GHG cloud hangs over Irish farming

Alan Matthews

Ireland stands out as the EU country facing by far the biggest challenge in reducing agricultural greenhouse gas emissions, warned EU agricultural policy expert Alan Matthews, ahead of this weekend’s European heads of state meeting to decide the EU’s new climate and energy policy framework.

In his latest contribution to the capreform.eu blog, he has compiled an agricultural emissions ‘pain index’ for each country in meeting its 2030 requirement.

The EU28 average pain index is 22.9, but Ireland’s 60.6 makes it clear that we are a special case, because we have the largest share for agriculture of our total emissions; and the highest contribution of enteric fermentation to our agricultural emissions of any EU country.

Denmark and France are given pain indices respectively of 46.7 and 40.2, the next highest is Sweden’s 29.6.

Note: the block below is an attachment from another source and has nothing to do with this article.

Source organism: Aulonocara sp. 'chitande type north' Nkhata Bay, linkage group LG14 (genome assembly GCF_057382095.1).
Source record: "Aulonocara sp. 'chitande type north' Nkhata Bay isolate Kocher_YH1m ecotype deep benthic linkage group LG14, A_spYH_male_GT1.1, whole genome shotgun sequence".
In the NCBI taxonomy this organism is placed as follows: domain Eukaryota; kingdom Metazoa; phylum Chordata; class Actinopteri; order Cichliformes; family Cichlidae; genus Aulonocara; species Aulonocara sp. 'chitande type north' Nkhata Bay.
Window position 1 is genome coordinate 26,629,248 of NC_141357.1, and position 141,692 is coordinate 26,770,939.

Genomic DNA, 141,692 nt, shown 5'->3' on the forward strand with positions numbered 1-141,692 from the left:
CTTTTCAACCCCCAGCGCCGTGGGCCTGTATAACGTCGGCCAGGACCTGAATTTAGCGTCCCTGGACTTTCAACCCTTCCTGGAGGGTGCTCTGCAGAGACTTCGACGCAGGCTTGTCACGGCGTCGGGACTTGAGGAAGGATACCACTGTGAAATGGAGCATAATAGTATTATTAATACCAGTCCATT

Other member states may have baulked at a proposed special concession to Ireland, says Matthews, Professor Emeritus of European Agricultural Policy at Trinity College.

The European Council in September agreed that countries with exceptionally high emissions in the agriculture sector should be allowed to offset these emissions with the reductions from afforestation.

However, this commitment was removed in the latest Council conclusions which, says Matthews, instead invite the European Commission to examine how best to encourage sustainable intensification of food production, while optimising greenhouse gas mitigation and sequestration.

“Whether agriculture requires special treatment in elaborating the EU’s GHG reduction targets for 2030 and, if so, how best to achieve this, remains an open question.

“Thus, it will remain unclear for some time just exactly how agriculture will be treated under EU climate change targets for 2030,” says Matthews.

“However, an important first step will be taken if the European Council succeeds in agreeing 2030 emission reduction targets at its meeting later this week.”

At the meeting, heads of state will bid to agree target GHG reductions for 2030 so that the EU can submit its contribution for the conclusion of a global climate agreement

 


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